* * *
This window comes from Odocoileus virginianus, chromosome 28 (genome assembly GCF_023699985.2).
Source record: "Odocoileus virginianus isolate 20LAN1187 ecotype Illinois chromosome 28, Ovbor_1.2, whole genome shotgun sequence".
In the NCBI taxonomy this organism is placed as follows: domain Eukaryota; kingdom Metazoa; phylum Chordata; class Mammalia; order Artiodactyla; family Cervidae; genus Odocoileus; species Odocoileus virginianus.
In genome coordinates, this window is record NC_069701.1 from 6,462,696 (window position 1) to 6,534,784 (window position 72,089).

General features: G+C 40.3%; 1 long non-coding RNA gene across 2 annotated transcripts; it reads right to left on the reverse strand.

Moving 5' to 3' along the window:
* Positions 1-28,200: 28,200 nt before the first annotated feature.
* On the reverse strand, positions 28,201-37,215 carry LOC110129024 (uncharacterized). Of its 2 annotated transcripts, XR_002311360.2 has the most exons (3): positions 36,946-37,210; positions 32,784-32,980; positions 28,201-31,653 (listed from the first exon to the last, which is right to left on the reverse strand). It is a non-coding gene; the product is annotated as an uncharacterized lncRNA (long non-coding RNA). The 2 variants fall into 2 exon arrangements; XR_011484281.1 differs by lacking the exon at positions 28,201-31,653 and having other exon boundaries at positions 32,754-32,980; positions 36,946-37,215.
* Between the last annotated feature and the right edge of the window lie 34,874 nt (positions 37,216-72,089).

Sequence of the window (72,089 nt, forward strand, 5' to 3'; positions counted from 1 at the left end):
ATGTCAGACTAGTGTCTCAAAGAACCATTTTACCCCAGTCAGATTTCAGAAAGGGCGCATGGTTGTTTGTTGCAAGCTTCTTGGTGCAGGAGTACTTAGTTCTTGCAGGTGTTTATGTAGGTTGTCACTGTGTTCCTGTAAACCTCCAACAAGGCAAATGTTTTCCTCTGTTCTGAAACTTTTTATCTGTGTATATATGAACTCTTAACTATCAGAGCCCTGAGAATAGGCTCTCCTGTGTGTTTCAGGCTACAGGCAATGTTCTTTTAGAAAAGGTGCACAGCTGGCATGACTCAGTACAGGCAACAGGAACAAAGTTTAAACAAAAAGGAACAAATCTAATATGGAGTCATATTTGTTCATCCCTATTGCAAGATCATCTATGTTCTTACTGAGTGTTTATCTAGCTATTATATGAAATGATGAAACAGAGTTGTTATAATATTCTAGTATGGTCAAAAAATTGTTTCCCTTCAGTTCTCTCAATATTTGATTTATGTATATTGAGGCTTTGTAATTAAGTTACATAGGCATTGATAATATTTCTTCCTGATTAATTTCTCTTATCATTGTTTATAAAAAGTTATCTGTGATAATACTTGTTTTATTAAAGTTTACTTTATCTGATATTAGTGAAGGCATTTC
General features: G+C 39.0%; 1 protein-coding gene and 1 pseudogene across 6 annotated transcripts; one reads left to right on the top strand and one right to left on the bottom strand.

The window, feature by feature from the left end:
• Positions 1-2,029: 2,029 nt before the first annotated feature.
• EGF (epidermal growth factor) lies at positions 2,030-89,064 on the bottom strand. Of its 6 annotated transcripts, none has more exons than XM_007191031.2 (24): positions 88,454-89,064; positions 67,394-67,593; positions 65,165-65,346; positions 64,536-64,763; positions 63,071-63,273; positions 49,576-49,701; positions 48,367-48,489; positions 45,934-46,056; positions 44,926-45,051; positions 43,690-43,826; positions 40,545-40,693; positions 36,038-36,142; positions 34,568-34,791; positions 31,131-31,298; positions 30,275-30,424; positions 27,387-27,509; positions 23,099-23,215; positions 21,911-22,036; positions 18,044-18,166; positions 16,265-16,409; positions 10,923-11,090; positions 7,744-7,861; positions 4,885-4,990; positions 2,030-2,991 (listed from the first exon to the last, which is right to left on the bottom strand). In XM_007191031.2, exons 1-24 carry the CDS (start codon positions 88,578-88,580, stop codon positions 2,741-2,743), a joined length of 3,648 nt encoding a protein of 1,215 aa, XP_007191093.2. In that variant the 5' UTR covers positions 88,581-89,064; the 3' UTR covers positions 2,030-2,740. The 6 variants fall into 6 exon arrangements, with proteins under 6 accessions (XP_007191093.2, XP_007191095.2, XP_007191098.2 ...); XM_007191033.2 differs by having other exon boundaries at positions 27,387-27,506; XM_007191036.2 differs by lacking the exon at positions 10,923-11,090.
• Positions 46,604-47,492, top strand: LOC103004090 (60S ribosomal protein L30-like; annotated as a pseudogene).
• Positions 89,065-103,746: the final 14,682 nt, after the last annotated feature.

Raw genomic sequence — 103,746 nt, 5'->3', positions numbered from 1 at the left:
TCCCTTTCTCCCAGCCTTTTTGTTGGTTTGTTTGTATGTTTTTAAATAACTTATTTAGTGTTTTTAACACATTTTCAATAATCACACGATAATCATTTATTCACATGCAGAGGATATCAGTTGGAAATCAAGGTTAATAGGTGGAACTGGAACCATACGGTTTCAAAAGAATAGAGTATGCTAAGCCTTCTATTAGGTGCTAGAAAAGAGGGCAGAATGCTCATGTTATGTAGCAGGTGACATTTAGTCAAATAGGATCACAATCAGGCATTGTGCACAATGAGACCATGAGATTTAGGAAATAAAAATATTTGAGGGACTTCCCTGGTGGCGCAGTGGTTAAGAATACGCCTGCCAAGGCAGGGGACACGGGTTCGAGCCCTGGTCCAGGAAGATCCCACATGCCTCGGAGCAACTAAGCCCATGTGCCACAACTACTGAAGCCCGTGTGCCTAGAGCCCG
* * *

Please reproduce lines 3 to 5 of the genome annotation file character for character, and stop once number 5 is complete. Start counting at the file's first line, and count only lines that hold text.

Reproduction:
In the NCBI taxonomy this organism is placed as follows: domain Eukaryota; kingdom Metazoa; phylum Chordata; class Mammalia; order Artiodactyla; family Cervidae; genus Odocoileus; species Odocoileus virginianus.
In genome coordinates, this window is record NC_069701.1 from 6,462,696 (window position 1) to 6,534,784 (window position 72,089).

General features: G+C 40.3%; 1 long non-coding RNA gene across 2 annotated transcripts; it reads right to left on the reverse strand.